In February 2022, Russian troops invaded the sovereign territory of Ukraine in an attempt to overthrow the regime of President Volodymir Zelensky and install a compliant one which will take their orders from Moscow and Russian president Vladimir Putin. Russia made an identical move almost eight years ago, when it invaded the Crimean Peninsula in February 2014 and illegally annexed it. Later that year, Russian-backed armed forces seized government buildings in the Donetsk and Luhansk regions – now self-proclaimed independent republics. While the sanctions on Russia were already imposed by the international community, they clearly did not deter further escalations of Russia’s actions, eight years later.
Russia weaponized its energy resources and used them as a countermeasure against European sanctions, cutting down the energy supply, and forcing the EU to take multiple measures in order to preserve its economy and to step up its efforts in becoming green, sustainable, and no longer dependent on Russia.
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However, this time the world experienced a much different scenario in the form of the first major global energy crisis. The crisis itself prompted the European Union in particular to double down on its green agenda, reducing the dependency on the imports of Russian fossil fuels. Still, decades of dependency on Russian energy made such a transition impossible, at least in the short run. So, for the last 18 months, EU member states had to help the economy and its citizens deal with rising energy prices, and consequently rising costs of everyday items.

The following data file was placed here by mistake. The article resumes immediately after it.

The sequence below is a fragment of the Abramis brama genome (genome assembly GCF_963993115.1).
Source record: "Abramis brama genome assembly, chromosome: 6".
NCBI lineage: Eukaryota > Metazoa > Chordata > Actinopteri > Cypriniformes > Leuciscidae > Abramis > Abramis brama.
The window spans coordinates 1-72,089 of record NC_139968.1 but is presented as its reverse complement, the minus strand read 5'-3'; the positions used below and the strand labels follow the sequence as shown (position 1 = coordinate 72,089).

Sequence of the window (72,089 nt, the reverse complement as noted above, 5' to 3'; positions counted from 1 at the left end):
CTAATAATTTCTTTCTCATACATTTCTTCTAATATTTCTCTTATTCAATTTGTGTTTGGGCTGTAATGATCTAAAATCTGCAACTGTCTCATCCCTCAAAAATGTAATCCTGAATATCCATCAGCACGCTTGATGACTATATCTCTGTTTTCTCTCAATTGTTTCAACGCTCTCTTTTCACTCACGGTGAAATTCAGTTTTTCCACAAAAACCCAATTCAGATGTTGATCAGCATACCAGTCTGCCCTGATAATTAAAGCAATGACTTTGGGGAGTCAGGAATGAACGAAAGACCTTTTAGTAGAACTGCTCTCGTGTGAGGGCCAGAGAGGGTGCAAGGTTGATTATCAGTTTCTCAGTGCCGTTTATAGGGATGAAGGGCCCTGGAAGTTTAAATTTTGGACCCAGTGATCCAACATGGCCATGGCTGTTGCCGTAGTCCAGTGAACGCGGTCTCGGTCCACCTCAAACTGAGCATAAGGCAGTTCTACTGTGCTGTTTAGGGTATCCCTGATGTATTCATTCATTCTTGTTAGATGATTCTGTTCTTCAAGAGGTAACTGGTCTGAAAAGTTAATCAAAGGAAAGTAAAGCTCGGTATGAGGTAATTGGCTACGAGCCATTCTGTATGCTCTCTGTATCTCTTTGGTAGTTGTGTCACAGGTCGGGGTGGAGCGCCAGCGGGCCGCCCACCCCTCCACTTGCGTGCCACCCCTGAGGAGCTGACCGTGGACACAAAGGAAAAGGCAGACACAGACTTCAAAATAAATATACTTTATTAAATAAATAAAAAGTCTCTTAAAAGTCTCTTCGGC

While it would be wrong to say that the Russian invasion of Ukraine is the sole culprit for the current economic environment, it did contribute to it. The world just recently declared the end to the COVID-19 pandemic, which severely damaged international supply chains, and before that, a worldwide increase in inflation began in mid-2021, which is still plaguing global economies, creating instability before February 2022.
CEE states were among many to introduce aid packages worth billions of euros in order to prevent more severe economic consequences in the form of price regulations, further business support, and money transfers to vulnerable groups in the society. Europe’s golden hour has finally arrived, a perfect storm of need and opportunity. Firstly, following the COVID-19 pandemic, and the economic hit it took, the European Union has decided to double down on its commitment to rebuilding the continent’s economy to be more green, circular, and sustainable. EU funding across the continent is conditioned on implementing green, more efficient technology, and sustainability of its natural resources.